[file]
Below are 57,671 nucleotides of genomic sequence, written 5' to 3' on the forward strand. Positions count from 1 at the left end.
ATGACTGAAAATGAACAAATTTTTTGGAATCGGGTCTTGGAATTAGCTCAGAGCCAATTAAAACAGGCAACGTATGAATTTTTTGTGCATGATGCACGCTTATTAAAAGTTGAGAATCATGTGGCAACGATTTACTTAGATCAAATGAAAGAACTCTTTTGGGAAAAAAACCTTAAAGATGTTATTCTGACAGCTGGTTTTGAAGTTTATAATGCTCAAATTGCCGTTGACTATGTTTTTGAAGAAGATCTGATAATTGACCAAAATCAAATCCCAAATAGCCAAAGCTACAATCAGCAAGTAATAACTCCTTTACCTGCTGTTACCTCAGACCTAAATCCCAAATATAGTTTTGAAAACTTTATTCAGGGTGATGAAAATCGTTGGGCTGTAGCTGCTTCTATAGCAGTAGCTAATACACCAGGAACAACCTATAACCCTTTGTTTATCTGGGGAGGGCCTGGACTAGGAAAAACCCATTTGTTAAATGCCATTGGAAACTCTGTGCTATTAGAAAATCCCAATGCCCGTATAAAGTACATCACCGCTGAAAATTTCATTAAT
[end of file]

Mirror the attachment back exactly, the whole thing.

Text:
Below are 57,671 nucleotides of genomic sequence, written 5' to 3' on the forward strand. Positions count from 1 at the left end.
ATGACTGAAAATGAACAAATTTTTTGGAATCGGGTCTTGGAATTAGCTCAGAGCCAATTAAAACAGGCAACGTATGAATTTTTTGTGCATGATGCACGCTTATTAAAAGTTGAGAATCATGTGGCAACGATTTACTTAGATCAAATGAAAGAACTCTTTTGGGAAAAAAACCTTAAAGATGTTATTCTGACAGCTGGTTTTGAAGTTTATAATGCTCAAATTGCCGTTGACTATGTTTTTGAAGAAGATCTGATAATTGACCAAAATCAAATCCCAAATAGCCAAAGCTACAATCAGCAAGTAATAACTCCTTTACCTGCTGTTACCTCAGACCTAAATCCCAAATATAGTTTTGAAAACTTTATTCAGGGTGATGAAAATCGTTGGGCTGTAGCTGCTTCTATAGCAGTAGCTAATACACCAGGAACAACCTATAACCCTTTGTTTATCTGGGGAGGGCCTGGACTAGGAAAAACCCATTTGTTAAATGCCATTGGAAACTCTGTGCTATTAGAAAATCCCAATGCCCGTATAAAGTACATCACCGCTGAAAATTTCATTAAT